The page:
This story poses an important moral dilemma for Christian collegians, many of whom find themselves in exactly the kind of financial straits described above. Some Christian writers have endorsed the strategies of the students protesting Corinthian, insisting that student loan is inherently unjust debt and that schools, creditors and government have a moral obligation to wipe such debt clean. That’s precisely the argument of Tad Hopp in his recent piece “Degrees of Debt.” Hopp’s passionate argument is appealing because he’s right that the problem of crushing student loan goes beyond the individual students themselves. His demand for a “conversation” about national debt forgiveness is hard to resist, as is his insistence that federal agencies and loan companies are in perfectly fine shape to not collect a few hundred million more.

But Hopp sidesteps the relevant biblical and moral questions that Christian students tempted to refuse to pay back their student loans are really facing. Before the relationship of a college student to a lender is a systematic justice issue (and it very well may be), it IS, in fact, an issue of individual character. Biblical wisdom literature is filled with admonitions both to avoid debt if possible, and to be sure to pay back whatever is borrowed. Refusing to do so is not only a serious legal matter, it is a matter of personal character before God. The Scripture commends the one who keeps his word even when it costs him, and it assumes that Christians keep balanced accounts with others. A plain reading of Biblical wisdom and morality makes clear that refusal to repay what is borrowed is not an option for a Christian.

But–and this is crucial–that is not the same as saying that Christian college students are doomed to become servant-scholars. There are biblically faithful and intelligent ways to deal with crushing student debt. Hopp is correct that the system is broken, but he needs to take this argument further and realize that the system’s biggest fault is the gap between student expectation and reality. Many students are willing to go into serious debt to enter college because they believe a bachelor’s degree is as good as a career. That was never really true, but it’s certainly a fiction in today’s economy. Hopp is right that we need a national conversation, but not a conversation about debt protests; rather, we need a national conversation about university alternatives like community college, technical schools, apprenticeships, and much more.  None of this suggests that four year degrees are bad or wasteful, but it does suggest that their monopoly on the imaginations of students and the aspirations of parents and teachers is a problem.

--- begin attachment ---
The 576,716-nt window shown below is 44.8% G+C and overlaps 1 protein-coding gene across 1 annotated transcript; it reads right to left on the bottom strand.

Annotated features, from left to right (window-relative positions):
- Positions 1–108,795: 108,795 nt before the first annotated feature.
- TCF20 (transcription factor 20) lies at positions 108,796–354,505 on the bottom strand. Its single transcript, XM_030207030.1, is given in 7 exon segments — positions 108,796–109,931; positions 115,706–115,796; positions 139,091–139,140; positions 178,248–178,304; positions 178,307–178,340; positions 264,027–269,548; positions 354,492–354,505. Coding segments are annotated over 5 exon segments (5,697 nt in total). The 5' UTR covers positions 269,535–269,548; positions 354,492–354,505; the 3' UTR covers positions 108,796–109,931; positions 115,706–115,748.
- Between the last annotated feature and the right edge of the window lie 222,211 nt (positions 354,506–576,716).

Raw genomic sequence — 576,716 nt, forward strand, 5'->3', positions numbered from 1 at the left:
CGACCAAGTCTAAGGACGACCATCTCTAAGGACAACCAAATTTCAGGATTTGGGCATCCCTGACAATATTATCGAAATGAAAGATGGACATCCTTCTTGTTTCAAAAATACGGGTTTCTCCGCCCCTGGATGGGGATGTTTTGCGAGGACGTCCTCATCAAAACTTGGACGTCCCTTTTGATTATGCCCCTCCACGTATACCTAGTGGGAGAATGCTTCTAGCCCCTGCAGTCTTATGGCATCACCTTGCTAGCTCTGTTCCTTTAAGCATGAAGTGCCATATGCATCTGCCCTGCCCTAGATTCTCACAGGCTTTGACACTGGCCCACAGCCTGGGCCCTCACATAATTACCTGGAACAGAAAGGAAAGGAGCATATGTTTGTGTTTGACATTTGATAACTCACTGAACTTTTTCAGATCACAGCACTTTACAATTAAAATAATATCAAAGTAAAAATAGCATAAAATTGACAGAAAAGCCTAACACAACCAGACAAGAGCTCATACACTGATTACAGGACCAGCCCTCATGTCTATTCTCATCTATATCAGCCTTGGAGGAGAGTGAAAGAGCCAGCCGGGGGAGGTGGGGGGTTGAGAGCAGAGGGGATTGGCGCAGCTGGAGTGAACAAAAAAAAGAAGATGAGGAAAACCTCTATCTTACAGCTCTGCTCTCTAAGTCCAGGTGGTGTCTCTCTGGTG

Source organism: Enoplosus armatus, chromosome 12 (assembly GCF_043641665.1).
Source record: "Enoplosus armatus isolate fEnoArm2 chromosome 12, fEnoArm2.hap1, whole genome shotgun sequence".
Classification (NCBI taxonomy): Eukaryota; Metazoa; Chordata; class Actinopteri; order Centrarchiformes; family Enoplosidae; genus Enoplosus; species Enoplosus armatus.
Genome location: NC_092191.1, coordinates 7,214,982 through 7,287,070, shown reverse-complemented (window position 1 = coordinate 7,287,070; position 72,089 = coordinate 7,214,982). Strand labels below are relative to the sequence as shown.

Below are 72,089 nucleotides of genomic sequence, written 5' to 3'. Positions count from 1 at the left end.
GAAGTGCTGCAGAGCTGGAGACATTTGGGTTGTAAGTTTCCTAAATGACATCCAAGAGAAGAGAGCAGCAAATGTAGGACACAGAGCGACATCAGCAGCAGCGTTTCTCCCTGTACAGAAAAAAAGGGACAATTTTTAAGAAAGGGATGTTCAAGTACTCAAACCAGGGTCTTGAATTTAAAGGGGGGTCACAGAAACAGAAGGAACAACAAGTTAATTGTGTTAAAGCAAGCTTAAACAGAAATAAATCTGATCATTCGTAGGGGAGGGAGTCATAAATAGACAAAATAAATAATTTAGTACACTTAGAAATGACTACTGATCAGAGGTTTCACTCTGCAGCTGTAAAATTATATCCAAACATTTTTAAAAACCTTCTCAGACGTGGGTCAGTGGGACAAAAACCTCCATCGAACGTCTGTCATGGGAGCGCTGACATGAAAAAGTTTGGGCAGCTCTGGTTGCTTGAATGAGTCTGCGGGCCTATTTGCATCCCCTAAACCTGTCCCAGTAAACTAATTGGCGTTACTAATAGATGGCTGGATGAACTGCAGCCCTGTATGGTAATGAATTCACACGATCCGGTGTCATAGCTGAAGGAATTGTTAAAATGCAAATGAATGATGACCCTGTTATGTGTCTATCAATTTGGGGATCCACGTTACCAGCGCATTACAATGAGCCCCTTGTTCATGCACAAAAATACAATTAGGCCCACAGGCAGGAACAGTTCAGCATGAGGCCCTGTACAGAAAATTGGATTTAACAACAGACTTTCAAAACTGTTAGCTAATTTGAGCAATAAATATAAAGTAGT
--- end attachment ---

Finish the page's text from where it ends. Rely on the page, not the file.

What about Christians who currently have student loan debt? As we’ve seen, Scripture assumes that Christians are people who pay what they owe to whom they owe it. That doesn’t mean that Christian students shouldn’t reach out for help, whether in the form of deferments or grants. Depending on the severity of the debt and the life situation of the student, putting a hold on further education might be necessary. That’s OK. Taking a semester off to get control of personal finances is not an admission of defeat or a forfeit of the future. Churches and Christian communities can help with this by dismantling the many stigmas around not being enrolled in university. Knowledge and wisdom are not always the same.

Christian universities should lead the way in being honest with prospective students about the costs of tuition, living, and other expenses. Not too long ago I was looking around on the website of Biola University, a Christina liberal arts school in Southern California. A good-sized section of their “Prospective Students” page was dedicated to calculating the cost of attending a private school in Orange County, including a friendly reminder that life there is considerably more expensive than most of the nation. I was impressed with the effort Biola put forth to be transparent with students, even if it meant some students turning away. Where students get in trouble is when recruiters obscure the realities of debt by encouraging incoming freshmen to “just take out a loan.” Christian schools should acknowledge that loan agencies are an option but never encourage students to go into serious debt without thinking soberly about the implications.